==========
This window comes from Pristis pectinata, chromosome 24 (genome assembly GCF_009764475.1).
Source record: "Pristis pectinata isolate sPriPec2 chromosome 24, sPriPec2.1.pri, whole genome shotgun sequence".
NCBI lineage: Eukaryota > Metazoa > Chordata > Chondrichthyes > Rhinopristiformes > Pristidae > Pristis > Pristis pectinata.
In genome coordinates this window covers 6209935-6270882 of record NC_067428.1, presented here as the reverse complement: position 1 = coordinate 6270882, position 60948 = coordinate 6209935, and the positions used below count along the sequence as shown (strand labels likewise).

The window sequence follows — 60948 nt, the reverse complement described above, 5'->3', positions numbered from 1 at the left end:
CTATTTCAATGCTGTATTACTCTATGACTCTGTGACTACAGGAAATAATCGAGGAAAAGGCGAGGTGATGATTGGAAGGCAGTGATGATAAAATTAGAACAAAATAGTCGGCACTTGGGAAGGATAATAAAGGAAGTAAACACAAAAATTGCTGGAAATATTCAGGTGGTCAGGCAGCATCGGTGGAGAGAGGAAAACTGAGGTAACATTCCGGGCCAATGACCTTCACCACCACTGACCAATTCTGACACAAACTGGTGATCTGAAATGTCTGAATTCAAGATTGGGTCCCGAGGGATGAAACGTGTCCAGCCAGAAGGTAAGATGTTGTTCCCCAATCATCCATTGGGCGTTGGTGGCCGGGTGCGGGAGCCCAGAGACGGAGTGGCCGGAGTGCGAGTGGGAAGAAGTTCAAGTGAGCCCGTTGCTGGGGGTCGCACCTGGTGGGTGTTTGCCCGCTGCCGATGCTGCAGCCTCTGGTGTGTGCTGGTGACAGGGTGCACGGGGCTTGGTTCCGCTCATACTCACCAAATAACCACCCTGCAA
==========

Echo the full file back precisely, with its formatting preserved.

This window comes from Pristis pectinata, chromosome 24 (genome assembly GCF_009764475.1).
Source record: "Pristis pectinata isolate sPriPec2 chromosome 24, sPriPec2.1.pri, whole genome shotgun sequence".
NCBI lineage: Eukaryota > Metazoa > Chordata > Chondrichthyes > Rhinopristiformes > Pristidae > Pristis > Pristis pectinata.
In genome coordinates this window covers 6209935-6270882 of record NC_067428.1, presented here as the reverse complement: position 1 = coordinate 6270882, position 60948 = coordinate 6209935, and the positions used below count along the sequence as shown (strand labels likewise).

The window sequence follows — 60948 nt, the reverse complement described above, 5'->3', positions numbered from 1 at the left end:
CTATTTCAATGCTGTATTACTCTATGACTCTGTGACTACAGGAAATAATCGAGGAAAAGGCGAGGTGATGATTGGAAGGCAGTGATGATAAAATTAGAACAAAATAGTCGGCACTTGGGAAGGATAATAAAGGAAGTAAACACAAAAATTGCTGGAAATATTCAGGTGGTCAGGCAGCATCGGTGGAGAGAGGAAAACTGAGGTAACATTCCGGGCCAATGACCTTCACCACCACTGACCAATTCTGACACAAACTGGTGATCTGAAATGTCTGAATTCAAGATTGGGTCCCGAGGGATGAAACGTGTCCAGCCAGAAGGTAAGATGTTGTTCCCCAATCATCCATTGGGCGTTGGTGGCCGGGTGCGGGAGCCCAGAGACGGAGTGGCCGGAGTGCGAGTGGGAAGAAGTTCAAGTGAGCCCGTTGCTGGGGGTCGCACCTGGTGGGTGTTTGCCCGCTGCCGATGCTGCAGCCTCTGGTGTGTGCTGGTGACAGGGTGCACGGGGCTTGGTTCCGCTCATACTCACCAAATAACCACCCTGCAA